Journal of pharmaceutical sciences

Polymer-directed crystallization of atorvastatin.

PMID 22628192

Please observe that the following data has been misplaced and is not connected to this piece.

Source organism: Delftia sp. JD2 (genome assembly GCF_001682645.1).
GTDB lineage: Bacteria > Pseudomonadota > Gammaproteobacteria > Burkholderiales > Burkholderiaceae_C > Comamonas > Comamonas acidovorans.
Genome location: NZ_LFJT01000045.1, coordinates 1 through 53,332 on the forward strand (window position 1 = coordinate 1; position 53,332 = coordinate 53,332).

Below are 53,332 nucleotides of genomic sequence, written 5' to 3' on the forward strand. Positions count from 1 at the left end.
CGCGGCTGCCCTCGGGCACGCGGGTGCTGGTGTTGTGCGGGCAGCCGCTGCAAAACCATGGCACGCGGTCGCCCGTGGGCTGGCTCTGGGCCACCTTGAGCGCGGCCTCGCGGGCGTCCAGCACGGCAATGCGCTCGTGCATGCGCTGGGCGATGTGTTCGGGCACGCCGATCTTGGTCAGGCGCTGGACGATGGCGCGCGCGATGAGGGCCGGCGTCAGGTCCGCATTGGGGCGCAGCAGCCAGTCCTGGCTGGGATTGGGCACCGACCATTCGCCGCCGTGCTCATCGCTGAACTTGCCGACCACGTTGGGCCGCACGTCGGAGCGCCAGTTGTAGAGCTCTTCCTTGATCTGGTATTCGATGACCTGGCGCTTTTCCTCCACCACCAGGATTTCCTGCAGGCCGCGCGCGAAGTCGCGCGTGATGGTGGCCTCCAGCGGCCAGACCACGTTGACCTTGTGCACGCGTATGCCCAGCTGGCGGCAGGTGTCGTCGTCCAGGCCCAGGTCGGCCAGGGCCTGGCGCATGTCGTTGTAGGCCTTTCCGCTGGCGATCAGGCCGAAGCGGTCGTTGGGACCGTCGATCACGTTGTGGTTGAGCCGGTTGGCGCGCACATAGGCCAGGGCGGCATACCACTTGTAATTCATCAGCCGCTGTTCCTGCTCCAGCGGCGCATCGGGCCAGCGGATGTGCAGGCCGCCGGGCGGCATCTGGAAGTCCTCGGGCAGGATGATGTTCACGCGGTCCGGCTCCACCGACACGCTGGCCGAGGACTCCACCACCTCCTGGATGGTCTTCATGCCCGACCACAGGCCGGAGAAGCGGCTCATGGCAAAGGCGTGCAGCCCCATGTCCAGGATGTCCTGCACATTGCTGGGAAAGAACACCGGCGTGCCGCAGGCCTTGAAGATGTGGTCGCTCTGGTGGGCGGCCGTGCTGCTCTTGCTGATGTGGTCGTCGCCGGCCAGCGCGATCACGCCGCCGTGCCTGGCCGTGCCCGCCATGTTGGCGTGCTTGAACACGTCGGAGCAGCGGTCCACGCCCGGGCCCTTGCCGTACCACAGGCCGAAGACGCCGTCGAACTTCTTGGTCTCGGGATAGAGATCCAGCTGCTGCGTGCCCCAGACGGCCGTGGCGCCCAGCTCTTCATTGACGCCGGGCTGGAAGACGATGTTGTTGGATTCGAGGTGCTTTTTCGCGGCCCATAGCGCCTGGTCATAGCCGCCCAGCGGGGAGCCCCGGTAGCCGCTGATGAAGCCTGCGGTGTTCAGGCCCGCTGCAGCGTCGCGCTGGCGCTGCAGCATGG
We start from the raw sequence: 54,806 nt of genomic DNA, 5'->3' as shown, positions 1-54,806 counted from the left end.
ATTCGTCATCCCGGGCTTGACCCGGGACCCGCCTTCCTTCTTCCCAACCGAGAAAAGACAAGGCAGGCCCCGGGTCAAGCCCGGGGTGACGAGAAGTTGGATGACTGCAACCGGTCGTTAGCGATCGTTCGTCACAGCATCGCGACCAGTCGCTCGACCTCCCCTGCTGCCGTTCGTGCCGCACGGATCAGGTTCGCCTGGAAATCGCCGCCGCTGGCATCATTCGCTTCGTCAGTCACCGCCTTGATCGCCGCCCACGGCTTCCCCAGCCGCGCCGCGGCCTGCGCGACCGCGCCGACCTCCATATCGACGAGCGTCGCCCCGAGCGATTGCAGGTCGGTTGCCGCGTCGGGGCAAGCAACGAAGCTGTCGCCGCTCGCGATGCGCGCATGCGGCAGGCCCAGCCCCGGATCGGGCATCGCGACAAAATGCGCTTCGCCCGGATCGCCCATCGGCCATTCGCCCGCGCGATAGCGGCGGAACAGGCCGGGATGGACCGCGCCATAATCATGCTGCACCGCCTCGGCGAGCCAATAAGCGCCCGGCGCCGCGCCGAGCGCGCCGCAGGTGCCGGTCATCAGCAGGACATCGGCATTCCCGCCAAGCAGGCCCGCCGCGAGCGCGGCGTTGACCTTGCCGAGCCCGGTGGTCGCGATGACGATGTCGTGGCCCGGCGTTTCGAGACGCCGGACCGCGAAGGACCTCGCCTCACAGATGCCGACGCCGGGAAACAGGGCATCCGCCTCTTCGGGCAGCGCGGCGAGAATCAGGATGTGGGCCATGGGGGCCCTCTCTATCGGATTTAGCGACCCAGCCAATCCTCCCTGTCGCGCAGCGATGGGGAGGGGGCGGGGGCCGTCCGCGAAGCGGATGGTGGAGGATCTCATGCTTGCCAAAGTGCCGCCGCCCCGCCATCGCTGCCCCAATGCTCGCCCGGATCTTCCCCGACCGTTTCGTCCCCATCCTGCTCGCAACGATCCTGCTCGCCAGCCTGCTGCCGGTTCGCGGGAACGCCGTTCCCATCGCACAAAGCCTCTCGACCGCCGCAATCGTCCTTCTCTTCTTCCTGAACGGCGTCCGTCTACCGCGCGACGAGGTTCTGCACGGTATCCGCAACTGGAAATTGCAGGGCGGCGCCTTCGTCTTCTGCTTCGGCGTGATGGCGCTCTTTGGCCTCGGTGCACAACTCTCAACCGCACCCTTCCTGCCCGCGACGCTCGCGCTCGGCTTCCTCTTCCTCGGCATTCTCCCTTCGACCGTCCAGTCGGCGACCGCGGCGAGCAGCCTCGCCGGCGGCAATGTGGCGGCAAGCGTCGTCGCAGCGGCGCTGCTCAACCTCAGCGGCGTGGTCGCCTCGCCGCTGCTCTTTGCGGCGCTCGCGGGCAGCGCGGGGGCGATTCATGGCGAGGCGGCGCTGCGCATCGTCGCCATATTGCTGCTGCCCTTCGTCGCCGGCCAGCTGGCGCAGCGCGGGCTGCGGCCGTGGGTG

Living organisms secrete minerals composed of peptides and proteins, resulting in "mesocrystals" of three-dimensional-assembled composite structures. Recently, this biomimetic polymer-directed crystallization technique has been widely applied to inorganic materials, although it has seldom been used with drugs. In this study, the technique was applied to the drowning-out crystallization of atorvastatin using various polymers. Nucleation and growth at optimized conditions successfully produced composite crystals with significant polymer contents and unusual characteristics. Atorvastatin composite crystals containing polyethylene glycol, polyacrylic acid, polyethylene imine, and chitosan showed a markedly decreased melting point and heat of fusion, improved stability, and sustained-release patterns. The use of hydroxypropyl cellulose yielded a unique combination of enhanced in vitro release and improved drug stability under a forced degradation condition. The formation hypothesis of unique mesocrystal structures was strongly supported by an X-ray diffraction pattern and substantial melting point reduction. This polymer-directed crystallization technique offers a novel and effective way, different from the solid dispersion approach, to engineer the release, stability, and processability of drug crystals.